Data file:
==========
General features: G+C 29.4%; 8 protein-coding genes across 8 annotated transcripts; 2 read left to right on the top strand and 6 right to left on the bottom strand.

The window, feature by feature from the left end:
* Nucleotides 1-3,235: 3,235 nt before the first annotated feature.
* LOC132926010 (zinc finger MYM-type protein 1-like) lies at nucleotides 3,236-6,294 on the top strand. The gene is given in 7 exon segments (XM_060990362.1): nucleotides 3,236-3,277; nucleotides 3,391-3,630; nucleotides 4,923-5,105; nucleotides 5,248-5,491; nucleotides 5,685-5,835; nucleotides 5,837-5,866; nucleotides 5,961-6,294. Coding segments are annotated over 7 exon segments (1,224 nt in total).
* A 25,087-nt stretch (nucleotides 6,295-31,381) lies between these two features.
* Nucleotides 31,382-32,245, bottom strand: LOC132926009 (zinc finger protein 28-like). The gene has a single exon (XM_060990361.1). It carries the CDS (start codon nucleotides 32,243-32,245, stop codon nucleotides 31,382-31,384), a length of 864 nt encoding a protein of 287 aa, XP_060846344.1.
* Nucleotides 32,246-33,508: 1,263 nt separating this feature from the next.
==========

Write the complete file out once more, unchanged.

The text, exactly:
General features: G+C 29.4%; 8 protein-coding genes across 8 annotated transcripts; 2 read left to right on the top strand and 6 right to left on the bottom strand.

The window, feature by feature from the left end:
* Nucleotides 1-3,235: 3,235 nt before the first annotated feature.
* LOC132926010 (zinc finger MYM-type protein 1-like) lies at nucleotides 3,236-6,294 on the top strand. The gene is given in 7 exon segments (XM_060990362.1): nucleotides 3,236-3,277; nucleotides 3,391-3,630; nucleotides 4,923-5,105; nucleotides 5,248-5,491; nucleotides 5,685-5,835; nucleotides 5,837-5,866; nucleotides 5,961-6,294. Coding segments are annotated over 7 exon segments (1,224 nt in total).
* A 25,087-nt stretch (nucleotides 6,295-31,381) lies between these two features.
* Nucleotides 31,382-32,245, bottom strand: LOC132926009 (zinc finger protein 28-like). The gene has a single exon (XM_060990361.1). It carries the CDS (start codon nucleotides 32,243-32,245, stop codon nucleotides 31,382-31,384), a length of 864 nt encoding a protein of 287 aa, XP_060846344.1.
* Nucleotides 32,246-33,508: 1,263 nt separating this feature from the next.